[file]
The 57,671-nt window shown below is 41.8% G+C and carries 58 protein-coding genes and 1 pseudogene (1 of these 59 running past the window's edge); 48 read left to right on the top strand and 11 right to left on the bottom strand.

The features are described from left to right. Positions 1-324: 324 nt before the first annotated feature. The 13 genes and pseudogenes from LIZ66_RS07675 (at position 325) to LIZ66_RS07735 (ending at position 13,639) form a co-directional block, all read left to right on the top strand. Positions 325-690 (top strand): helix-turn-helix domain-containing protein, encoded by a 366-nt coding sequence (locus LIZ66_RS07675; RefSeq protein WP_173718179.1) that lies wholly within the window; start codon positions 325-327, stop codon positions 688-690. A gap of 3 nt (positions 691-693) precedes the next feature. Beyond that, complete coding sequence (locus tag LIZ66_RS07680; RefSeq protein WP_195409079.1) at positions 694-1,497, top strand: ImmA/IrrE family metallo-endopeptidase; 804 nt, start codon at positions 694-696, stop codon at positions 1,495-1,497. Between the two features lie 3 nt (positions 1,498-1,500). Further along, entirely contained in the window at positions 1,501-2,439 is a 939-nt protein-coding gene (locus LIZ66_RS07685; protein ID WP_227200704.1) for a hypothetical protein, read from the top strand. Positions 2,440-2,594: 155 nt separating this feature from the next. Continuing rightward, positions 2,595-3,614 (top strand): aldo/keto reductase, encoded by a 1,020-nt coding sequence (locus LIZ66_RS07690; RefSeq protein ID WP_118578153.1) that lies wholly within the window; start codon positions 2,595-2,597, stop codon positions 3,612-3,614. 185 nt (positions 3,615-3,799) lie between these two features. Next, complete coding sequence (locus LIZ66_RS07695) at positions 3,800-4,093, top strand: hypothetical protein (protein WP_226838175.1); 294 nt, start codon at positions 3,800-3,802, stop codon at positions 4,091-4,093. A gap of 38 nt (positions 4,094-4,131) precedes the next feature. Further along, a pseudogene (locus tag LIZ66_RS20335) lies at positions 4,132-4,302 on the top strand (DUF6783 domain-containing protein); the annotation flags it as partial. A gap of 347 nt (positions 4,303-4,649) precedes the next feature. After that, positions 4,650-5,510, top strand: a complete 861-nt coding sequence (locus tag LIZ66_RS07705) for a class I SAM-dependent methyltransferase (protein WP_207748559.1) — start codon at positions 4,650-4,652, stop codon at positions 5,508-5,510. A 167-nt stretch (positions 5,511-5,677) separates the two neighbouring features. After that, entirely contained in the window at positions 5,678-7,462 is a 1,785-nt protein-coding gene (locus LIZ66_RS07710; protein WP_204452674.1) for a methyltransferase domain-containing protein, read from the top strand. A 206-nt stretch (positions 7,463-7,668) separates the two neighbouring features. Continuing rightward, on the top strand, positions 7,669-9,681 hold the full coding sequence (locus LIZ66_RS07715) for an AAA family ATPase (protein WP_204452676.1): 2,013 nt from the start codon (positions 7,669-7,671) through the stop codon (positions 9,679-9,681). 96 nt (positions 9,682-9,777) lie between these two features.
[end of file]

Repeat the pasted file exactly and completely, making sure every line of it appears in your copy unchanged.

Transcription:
The 57,671-nt window shown below is 41.8% G+C and carries 58 protein-coding genes and 1 pseudogene (1 of these 59 running past the window's edge); 48 read left to right on the top strand and 11 right to left on the bottom strand.

The features are described from left to right. Positions 1-324: 324 nt before the first annotated feature. The 13 genes and pseudogenes from LIZ66_RS07675 (at position 325) to LIZ66_RS07735 (ending at position 13,639) form a co-directional block, all read left to right on the top strand. Positions 325-690 (top strand): helix-turn-helix domain-containing protein, encoded by a 366-nt coding sequence (locus LIZ66_RS07675; RefSeq protein WP_173718179.1) that lies wholly within the window; start codon positions 325-327, stop codon positions 688-690. A gap of 3 nt (positions 691-693) precedes the next feature. Beyond that, complete coding sequence (locus tag LIZ66_RS07680; RefSeq protein WP_195409079.1) at positions 694-1,497, top strand: ImmA/IrrE family metallo-endopeptidase; 804 nt, start codon at positions 694-696, stop codon at positions 1,495-1,497. Between the two features lie 3 nt (positions 1,498-1,500). Further along, entirely contained in the window at positions 1,501-2,439 is a 939-nt protein-coding gene (locus LIZ66_RS07685; protein ID WP_227200704.1) for a hypothetical protein, read from the top strand. Positions 2,440-2,594: 155 nt separating this feature from the next. Continuing rightward, positions 2,595-3,614 (top strand): aldo/keto reductase, encoded by a 1,020-nt coding sequence (locus LIZ66_RS07690; RefSeq protein ID WP_118578153.1) that lies wholly within the window; start codon positions 2,595-2,597, stop codon positions 3,612-3,614. 185 nt (positions 3,615-3,799) lie between these two features. Next, complete coding sequence (locus LIZ66_RS07695) at positions 3,800-4,093, top strand: hypothetical protein (protein WP_226838175.1); 294 nt, start codon at positions 3,800-3,802, stop codon at positions 4,091-4,093. A gap of 38 nt (positions 4,094-4,131) precedes the next feature. Further along, a pseudogene (locus tag LIZ66_RS20335) lies at positions 4,132-4,302 on the top strand (DUF6783 domain-containing protein); the annotation flags it as partial. A gap of 347 nt (positions 4,303-4,649) precedes the next feature. After that, positions 4,650-5,510, top strand: a complete 861-nt coding sequence (locus tag LIZ66_RS07705) for a class I SAM-dependent methyltransferase (protein WP_207748559.1) — start codon at positions 4,650-4,652, stop codon at positions 5,508-5,510. A 167-nt stretch (positions 5,511-5,677) separates the two neighbouring features. After that, entirely contained in the window at positions 5,678-7,462 is a 1,785-nt protein-coding gene (locus LIZ66_RS07710; protein WP_204452674.1) for a methyltransferase domain-containing protein, read from the top strand. A 206-nt stretch (positions 7,463-7,668) separates the two neighbouring features. Continuing rightward, on the top strand, positions 7,669-9,681 hold the full coding sequence (locus LIZ66_RS07715) for an AAA family ATPase (protein WP_204452676.1): 2,013 nt from the start codon (positions 7,669-7,671) through the stop codon (positions 9,679-9,681). 96 nt (positions 9,682-9,777) lie between these two features.